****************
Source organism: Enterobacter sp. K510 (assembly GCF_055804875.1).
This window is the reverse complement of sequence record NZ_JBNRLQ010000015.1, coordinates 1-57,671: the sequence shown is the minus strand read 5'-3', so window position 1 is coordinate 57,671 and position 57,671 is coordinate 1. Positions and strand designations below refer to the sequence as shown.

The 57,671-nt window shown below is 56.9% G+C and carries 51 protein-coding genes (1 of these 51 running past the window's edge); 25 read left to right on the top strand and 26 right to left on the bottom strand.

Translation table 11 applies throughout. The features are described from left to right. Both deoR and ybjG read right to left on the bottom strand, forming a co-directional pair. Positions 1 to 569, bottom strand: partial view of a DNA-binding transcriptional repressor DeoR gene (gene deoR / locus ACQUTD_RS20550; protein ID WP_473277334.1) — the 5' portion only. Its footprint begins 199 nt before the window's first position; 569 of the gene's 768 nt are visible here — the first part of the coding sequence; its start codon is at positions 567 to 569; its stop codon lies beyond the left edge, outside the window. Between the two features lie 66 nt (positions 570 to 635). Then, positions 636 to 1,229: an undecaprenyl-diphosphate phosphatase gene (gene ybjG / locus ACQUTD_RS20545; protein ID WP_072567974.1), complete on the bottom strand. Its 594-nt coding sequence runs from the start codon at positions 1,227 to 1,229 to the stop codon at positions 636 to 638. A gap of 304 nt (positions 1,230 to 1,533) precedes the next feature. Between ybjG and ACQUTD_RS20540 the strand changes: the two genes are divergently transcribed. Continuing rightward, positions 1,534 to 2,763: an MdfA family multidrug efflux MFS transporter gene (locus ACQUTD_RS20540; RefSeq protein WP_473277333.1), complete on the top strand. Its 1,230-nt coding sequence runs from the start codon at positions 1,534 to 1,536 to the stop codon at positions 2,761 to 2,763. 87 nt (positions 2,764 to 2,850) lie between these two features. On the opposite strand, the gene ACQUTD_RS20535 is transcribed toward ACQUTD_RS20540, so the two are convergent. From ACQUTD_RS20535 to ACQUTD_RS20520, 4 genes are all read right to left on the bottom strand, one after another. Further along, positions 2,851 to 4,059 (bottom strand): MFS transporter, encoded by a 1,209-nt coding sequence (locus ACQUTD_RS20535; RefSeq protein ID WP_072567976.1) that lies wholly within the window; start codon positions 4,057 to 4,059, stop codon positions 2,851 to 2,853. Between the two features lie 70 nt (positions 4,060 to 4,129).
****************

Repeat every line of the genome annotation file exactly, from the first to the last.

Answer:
Source organism: Enterobacter sp. K510 (assembly GCF_055804875.1).
This window is the reverse complement of sequence record NZ_JBNRLQ010000015.1, coordinates 1-57,671: the sequence shown is the minus strand read 5'-3', so window position 1 is coordinate 57,671 and position 57,671 is coordinate 1. Positions and strand designations below refer to the sequence as shown.

The 57,671-nt window shown below is 56.9% G+C and carries 51 protein-coding genes (1 of these 51 running past the window's edge); 25 read left to right on the top strand and 26 right to left on the bottom strand.

Translation table 11 applies throughout. The features are described from left to right. Both deoR and ybjG read right to left on the bottom strand, forming a co-directional pair. Positions 1 to 569, bottom strand: partial view of a DNA-binding transcriptional repressor DeoR gene (gene deoR / locus ACQUTD_RS20550; protein ID WP_473277334.1) — the 5' portion only. Its footprint begins 199 nt before the window's first position; 569 of the gene's 768 nt are visible here — the first part of the coding sequence; its start codon is at positions 567 to 569; its stop codon lies beyond the left edge, outside the window. Between the two features lie 66 nt (positions 570 to 635). Then, positions 636 to 1,229: an undecaprenyl-diphosphate phosphatase gene (gene ybjG / locus ACQUTD_RS20545; protein ID WP_072567974.1), complete on the bottom strand. Its 594-nt coding sequence runs from the start codon at positions 1,227 to 1,229 to the stop codon at positions 636 to 638. A gap of 304 nt (positions 1,230 to 1,533) precedes the next feature. Between ybjG and ACQUTD_RS20540 the strand changes: the two genes are divergently transcribed. Continuing rightward, positions 1,534 to 2,763: an MdfA family multidrug efflux MFS transporter gene (locus ACQUTD_RS20540; RefSeq protein WP_473277333.1), complete on the top strand. Its 1,230-nt coding sequence runs from the start codon at positions 1,534 to 1,536 to the stop codon at positions 2,761 to 2,763. 87 nt (positions 2,764 to 2,850) lie between these two features. On the opposite strand, the gene ACQUTD_RS20535 is transcribed toward ACQUTD_RS20540, so the two are convergent. From ACQUTD_RS20535 to ACQUTD_RS20520, 4 genes are all read right to left on the bottom strand, one after another. Further along, positions 2,851 to 4,059 (bottom strand): MFS transporter, encoded by a 1,209-nt coding sequence (locus ACQUTD_RS20535; RefSeq protein ID WP_072567976.1) that lies wholly within the window; start codon positions 4,057 to 4,059, stop codon positions 2,851 to 2,853. Between the two features lie 70 nt (positions 4,060 to 4,129).